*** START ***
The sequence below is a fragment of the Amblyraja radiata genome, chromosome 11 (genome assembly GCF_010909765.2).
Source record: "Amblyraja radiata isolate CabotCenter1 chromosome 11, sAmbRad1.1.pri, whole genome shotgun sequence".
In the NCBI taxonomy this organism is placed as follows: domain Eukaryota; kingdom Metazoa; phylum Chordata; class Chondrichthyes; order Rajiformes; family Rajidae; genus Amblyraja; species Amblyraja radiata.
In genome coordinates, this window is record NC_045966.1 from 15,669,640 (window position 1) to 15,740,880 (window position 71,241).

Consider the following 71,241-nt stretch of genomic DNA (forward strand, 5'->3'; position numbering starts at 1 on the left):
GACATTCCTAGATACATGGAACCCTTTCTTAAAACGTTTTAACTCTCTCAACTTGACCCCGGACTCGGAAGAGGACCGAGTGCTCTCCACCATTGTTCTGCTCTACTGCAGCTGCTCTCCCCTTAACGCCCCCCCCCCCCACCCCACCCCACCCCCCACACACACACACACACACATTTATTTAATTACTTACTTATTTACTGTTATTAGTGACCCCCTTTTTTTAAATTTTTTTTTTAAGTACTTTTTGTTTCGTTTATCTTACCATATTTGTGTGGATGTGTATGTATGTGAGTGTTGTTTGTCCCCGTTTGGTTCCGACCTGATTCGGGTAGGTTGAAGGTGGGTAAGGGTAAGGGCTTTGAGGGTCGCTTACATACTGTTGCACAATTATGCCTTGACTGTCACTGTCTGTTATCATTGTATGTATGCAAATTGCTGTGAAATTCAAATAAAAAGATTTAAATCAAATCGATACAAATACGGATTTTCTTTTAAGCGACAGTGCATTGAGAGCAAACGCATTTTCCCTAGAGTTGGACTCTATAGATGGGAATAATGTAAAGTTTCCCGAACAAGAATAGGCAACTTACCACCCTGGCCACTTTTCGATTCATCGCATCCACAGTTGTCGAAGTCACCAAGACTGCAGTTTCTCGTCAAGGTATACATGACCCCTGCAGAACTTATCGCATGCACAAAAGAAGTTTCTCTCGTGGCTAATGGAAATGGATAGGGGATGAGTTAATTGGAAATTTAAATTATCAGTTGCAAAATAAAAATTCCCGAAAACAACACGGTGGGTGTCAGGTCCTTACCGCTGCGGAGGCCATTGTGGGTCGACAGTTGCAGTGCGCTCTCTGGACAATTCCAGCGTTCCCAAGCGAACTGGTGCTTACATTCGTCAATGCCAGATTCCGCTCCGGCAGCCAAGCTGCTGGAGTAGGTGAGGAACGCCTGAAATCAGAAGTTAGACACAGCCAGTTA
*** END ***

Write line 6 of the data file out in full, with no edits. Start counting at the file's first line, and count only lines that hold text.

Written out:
GACATTCCTAGATACATGGAACCCTTTCTTAAAACGTTTTAACTCTCTCAACTTGACCCCGGACTCGGAAGAGGACCGAGTGCTCTCCACCATTGTTCTGCTCTACTGCAGCTGCTCTCCCCTTAACGCCCCCCCCCCCCACCCCACCCCACCCCCCACACACACACACACACACATTTATTTAATTACTTACTTATTTACTGTTATTAGTGACCCCCTTTTTTTAAATTTTTTTTTTAAGTACTTTTTGTTTCGTTTATCTTACCATATTTGTGTGGATGTGTATGTATGTGAGTGTTGTTTGTCCCCGTTTGGTTCCGACCTGATTCGGGTAGGTTGAAGGTGGGTAAGGGTAAGGGCTTTGAGGGTCGCTTACATACTGTTGCACAATTATGCCTTGACTGTCACTGTCTGTTATCATTGTATGTATGCAAATTGCTGTGAAATTCAAATAAAAAGATTTAAATCAAATCGATACAAATACGGATTTTCTTTTAAGCGACAGTGCATTGAGAGCAAACGCATTTTCCCTAGAGTTGGACTCTATAGATGGGAATAATGTAAAGTTTCCCGAACAAGAATAGGCAACTTACCACCCTGGCCACTTTTCGATTCATCGCATCCACAGTTGTCGAAGTCACCAAGACTGCAGTTTCTCGTCAAGGTATACATGACCCCTGCAGAACTTATCGCATGCACAAAAGAAGTTTCTCTCGTGGCTAATGGAAATGGATAGGGGATGAGTTAATTGGAAATTTAAATTATCAGTTGCAAAATAAAAATTCCCGAAAACAACACGGTGGGTGTCAGGTCCTTACCGCTGCGGAGGCCATTGTGGGTCGACAGTTGCAGTGCGCTCTCTGGACAATTCCAGCGTTCCCAAGCGAACTGGTGCTTACATTCGTCAATGCCAGATTCCGCTCCGGCAGCCAAGCTGCTGGAGTAGGTGAGGAACGCCTGAAATCAGAAGTTAGACACAGCCAGTTA